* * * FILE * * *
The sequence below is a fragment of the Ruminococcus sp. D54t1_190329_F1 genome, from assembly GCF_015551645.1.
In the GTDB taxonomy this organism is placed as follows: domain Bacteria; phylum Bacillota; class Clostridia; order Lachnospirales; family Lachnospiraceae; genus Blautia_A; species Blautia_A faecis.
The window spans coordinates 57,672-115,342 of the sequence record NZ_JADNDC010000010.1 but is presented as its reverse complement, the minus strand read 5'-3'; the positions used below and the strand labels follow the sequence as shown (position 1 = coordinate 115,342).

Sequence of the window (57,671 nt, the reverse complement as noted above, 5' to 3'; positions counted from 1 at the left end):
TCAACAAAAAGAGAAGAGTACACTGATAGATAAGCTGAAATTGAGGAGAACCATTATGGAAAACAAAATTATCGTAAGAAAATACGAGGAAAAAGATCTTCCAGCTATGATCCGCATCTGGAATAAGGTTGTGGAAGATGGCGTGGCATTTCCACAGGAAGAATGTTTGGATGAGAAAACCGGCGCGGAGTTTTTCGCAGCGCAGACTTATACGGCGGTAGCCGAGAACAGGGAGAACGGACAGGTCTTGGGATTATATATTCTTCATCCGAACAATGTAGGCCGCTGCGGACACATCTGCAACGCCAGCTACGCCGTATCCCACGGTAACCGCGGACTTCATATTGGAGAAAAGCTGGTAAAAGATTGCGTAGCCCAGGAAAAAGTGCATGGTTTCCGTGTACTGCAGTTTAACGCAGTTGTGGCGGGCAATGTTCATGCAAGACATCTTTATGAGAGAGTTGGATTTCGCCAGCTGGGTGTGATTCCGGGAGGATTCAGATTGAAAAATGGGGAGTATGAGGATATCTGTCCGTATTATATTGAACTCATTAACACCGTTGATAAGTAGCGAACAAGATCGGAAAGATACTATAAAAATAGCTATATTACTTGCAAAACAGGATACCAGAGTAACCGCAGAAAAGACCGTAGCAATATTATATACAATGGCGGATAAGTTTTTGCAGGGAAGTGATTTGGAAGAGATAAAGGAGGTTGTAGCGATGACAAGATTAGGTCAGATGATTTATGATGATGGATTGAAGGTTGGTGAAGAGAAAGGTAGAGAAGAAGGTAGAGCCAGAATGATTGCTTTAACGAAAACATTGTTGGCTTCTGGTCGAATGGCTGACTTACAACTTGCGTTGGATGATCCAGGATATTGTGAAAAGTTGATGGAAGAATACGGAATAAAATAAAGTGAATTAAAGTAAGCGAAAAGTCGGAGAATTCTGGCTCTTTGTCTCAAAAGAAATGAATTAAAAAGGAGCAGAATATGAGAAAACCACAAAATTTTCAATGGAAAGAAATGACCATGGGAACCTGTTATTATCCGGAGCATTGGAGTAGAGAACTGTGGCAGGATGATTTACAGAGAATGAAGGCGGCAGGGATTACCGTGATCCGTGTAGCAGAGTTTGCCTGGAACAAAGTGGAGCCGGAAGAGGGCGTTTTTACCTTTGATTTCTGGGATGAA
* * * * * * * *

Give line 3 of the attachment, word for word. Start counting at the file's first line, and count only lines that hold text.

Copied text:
The window spans coordinates 57,672-115,342 of the sequence record NZ_JADNDC010000010.1 but is presented as its reverse complement, the minus strand read 5'-3'; the positions used below and the strand labels follow the sequence as shown (position 1 = coordinate 115,342).